I will keep at it - not just for C but because I really feel like it's something I'd finally and actually be good at, and that in a life where my career / jobs have never felt like 'what I wanted to do when I grew up'

    Telling stories though, that's always been something I've wanted to do and given the opportunity I'd be like a writing MACHINE!

    Anyway we'll see what 2018 holds. Thanks again all, means a great deal that so many read this post and equally that folk took the time to comment and offer advice.

  5. Oh goodness, reading this I felt like you'd been reading my mind. I've been trying to get published too for a while, after completing a novella as part of my MA in Children's Lit. My supervisor encouraged me to develop the story into a novel which I did but I've had no luck and I've sunk into a fug of hopelessness. I thought at one point that if no one wanted to publish it, I would self-publish, because why not? I still haven't though.

    I often also feel this way about my blog. Hardly anyone comments and I wonder if I'm just blabbing away to myself half the time.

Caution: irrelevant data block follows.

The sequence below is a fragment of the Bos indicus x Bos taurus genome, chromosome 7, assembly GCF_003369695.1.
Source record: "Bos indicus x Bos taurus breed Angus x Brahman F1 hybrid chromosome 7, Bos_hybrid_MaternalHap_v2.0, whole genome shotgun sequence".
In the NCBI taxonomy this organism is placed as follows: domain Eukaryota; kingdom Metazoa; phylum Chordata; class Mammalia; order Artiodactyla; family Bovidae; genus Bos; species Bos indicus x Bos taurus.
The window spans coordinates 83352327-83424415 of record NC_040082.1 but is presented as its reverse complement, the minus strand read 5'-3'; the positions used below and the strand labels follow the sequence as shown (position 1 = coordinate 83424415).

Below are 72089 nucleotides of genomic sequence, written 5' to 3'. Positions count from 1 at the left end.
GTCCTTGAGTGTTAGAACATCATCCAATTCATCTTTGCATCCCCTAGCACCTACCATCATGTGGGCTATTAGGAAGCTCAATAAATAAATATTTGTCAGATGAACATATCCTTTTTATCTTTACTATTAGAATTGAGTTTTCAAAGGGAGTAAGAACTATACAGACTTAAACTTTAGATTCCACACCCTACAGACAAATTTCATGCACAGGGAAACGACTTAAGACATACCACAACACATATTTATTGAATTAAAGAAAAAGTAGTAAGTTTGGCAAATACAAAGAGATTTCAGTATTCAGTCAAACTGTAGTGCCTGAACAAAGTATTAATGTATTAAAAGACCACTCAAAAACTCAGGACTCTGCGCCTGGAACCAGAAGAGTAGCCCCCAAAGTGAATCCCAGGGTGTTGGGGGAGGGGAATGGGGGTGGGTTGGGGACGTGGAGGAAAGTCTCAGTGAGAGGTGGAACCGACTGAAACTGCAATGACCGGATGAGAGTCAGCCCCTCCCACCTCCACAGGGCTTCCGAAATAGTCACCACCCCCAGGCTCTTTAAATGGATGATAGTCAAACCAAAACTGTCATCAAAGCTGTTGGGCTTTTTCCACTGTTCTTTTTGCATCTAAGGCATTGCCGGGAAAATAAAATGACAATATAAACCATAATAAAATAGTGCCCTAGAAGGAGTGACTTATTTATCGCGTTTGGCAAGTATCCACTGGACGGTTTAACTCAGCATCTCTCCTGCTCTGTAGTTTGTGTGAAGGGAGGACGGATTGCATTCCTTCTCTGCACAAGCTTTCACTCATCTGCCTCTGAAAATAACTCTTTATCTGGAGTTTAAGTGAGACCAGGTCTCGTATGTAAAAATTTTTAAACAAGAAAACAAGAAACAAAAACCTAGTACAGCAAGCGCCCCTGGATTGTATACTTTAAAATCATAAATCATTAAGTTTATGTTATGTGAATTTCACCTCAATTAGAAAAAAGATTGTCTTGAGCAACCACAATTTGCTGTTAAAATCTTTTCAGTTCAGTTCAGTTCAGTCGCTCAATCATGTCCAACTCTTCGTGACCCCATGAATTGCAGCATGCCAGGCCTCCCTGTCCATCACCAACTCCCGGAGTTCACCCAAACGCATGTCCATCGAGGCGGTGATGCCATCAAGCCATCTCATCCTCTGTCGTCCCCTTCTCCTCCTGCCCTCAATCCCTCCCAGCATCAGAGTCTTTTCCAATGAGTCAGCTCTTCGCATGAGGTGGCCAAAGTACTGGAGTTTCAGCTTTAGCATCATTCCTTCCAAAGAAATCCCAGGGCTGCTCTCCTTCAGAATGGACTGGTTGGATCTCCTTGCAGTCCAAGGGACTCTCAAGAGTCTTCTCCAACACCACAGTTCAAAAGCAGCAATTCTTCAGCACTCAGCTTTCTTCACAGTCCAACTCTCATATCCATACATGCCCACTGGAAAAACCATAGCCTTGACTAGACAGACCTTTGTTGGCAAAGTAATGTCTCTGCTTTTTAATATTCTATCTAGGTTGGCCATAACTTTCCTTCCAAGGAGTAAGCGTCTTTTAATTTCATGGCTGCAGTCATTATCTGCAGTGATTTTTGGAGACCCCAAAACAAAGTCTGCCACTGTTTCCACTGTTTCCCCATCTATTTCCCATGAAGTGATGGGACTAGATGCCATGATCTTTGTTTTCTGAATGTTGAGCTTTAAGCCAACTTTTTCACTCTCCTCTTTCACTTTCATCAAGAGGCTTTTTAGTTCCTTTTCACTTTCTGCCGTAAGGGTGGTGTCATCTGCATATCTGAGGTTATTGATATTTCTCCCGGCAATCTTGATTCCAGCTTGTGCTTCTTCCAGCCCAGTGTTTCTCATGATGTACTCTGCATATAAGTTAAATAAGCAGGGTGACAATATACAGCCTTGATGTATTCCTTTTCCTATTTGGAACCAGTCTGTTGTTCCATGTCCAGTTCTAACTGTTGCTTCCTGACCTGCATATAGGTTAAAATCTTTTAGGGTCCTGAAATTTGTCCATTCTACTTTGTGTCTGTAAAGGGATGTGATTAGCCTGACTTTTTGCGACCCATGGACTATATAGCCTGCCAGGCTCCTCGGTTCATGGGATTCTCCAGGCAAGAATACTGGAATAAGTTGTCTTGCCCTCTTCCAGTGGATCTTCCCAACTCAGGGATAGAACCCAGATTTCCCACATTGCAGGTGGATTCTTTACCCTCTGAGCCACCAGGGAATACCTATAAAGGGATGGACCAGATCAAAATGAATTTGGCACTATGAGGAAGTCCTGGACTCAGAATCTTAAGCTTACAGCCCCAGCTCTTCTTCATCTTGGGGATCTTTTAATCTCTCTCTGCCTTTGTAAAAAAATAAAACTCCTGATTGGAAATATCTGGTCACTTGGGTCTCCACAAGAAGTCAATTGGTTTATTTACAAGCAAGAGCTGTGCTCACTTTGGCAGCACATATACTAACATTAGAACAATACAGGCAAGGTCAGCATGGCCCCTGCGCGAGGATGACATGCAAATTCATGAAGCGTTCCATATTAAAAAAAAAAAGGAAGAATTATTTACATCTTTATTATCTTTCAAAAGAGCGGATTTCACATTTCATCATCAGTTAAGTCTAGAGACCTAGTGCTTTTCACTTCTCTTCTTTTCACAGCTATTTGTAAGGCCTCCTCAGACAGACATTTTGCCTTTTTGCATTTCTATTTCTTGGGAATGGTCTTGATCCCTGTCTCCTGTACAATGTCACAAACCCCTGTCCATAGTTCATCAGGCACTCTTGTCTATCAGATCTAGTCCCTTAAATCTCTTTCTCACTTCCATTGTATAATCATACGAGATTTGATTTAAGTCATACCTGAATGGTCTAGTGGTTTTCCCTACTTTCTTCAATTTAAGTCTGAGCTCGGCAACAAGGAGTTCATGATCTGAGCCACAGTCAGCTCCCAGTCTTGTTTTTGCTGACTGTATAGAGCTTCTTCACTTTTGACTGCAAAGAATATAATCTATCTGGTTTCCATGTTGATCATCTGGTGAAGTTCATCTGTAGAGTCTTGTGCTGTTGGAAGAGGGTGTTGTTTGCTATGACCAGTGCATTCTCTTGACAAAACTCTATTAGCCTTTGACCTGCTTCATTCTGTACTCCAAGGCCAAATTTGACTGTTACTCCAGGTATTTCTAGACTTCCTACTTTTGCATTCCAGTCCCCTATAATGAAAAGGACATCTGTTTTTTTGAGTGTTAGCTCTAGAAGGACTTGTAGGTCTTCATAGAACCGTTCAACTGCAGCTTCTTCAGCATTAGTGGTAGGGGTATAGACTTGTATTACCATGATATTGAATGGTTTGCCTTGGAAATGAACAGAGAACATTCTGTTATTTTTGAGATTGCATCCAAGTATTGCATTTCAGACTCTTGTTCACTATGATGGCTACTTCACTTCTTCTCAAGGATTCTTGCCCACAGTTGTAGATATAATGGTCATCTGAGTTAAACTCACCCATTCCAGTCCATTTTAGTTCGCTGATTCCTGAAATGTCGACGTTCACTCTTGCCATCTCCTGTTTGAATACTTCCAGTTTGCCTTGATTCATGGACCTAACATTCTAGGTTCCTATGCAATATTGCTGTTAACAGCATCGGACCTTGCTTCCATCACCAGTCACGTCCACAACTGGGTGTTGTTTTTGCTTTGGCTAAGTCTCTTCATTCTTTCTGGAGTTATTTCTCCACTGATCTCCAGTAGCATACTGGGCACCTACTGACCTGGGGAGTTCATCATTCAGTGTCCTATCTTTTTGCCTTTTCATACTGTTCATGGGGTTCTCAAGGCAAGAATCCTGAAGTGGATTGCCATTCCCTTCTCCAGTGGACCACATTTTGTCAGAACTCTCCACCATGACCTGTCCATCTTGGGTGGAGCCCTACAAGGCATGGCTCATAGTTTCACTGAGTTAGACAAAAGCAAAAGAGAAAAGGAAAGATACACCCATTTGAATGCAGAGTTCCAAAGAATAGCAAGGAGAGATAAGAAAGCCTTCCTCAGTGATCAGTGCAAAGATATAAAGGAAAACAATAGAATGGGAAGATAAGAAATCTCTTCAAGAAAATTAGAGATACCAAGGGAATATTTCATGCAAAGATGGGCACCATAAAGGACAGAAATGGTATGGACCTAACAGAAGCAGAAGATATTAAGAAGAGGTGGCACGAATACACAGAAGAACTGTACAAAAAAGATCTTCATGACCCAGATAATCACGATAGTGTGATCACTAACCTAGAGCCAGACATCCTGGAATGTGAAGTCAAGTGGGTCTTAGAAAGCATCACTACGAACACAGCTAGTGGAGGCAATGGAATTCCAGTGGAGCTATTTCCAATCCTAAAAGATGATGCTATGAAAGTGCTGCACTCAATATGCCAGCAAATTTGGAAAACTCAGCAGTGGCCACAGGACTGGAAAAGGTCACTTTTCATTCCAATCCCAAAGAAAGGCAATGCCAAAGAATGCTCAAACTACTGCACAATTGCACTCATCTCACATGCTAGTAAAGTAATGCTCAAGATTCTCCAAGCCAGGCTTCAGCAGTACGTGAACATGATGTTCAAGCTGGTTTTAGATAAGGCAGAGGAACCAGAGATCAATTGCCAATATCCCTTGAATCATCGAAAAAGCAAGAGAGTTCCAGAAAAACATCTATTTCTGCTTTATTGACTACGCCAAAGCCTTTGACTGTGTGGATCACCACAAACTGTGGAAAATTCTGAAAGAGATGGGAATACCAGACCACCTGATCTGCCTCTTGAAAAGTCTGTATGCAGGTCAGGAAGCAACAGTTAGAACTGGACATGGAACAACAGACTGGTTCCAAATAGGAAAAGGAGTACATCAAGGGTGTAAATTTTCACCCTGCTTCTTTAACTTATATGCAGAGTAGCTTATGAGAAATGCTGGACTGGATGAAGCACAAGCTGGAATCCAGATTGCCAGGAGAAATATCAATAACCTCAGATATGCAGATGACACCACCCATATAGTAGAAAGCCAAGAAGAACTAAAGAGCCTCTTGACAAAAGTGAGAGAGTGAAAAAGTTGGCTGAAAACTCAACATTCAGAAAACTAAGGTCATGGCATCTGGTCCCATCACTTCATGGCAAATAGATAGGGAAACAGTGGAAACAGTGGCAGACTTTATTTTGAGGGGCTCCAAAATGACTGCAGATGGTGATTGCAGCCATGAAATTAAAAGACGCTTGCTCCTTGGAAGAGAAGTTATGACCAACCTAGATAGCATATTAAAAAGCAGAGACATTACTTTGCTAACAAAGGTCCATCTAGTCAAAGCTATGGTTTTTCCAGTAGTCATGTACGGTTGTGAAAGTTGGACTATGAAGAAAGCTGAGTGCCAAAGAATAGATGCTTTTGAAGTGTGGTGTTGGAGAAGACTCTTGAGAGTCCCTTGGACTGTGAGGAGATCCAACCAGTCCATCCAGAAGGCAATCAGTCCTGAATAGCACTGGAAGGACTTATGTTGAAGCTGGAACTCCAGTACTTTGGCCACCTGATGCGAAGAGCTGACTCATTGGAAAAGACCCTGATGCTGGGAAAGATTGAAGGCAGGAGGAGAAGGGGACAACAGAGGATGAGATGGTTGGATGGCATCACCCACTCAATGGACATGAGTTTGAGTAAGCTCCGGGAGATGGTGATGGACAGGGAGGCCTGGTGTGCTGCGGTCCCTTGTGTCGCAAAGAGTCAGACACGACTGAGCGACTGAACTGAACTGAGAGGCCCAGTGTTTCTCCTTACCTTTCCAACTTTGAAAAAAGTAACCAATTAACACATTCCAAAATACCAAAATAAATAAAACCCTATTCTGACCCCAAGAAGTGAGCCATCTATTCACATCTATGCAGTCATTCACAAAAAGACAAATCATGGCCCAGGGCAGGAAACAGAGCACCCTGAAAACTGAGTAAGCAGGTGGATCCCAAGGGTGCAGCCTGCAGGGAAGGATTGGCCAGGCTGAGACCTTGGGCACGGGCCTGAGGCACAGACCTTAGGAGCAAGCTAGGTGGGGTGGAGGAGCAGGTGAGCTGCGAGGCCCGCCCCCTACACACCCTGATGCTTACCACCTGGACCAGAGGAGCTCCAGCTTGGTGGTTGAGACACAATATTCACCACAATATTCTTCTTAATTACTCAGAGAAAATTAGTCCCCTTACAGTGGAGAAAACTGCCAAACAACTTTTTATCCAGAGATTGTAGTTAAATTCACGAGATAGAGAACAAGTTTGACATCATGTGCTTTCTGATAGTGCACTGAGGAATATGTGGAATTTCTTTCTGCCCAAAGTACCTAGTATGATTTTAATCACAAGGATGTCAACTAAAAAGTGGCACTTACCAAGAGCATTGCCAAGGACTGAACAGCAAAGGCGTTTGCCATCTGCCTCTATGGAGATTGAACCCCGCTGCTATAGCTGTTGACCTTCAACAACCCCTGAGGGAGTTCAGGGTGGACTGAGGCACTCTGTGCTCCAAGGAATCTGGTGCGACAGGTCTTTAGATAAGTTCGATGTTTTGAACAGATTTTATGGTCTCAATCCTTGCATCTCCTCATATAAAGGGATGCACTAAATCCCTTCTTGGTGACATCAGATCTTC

Maybe we can start up a group called The Unpublished (rather like a Clint Eastwood Western but Southern England writers).

    Keep writing - for yourself, for C.

  6. Absolutely don't stop. But maybe try something completely different; if you're writing picture books, move on to middle grade, if you're writing YA, turn to poetry. It took me years to find a genre that I was good at, and in which I had an authentic voice. Rejection, whether you're an aspiring author or published one, is all par for the course. If you believe in your own work - really passionately believe in it, rather than merely thinking it's better than some of the crap out there - you will get there in the end. Hang on in there.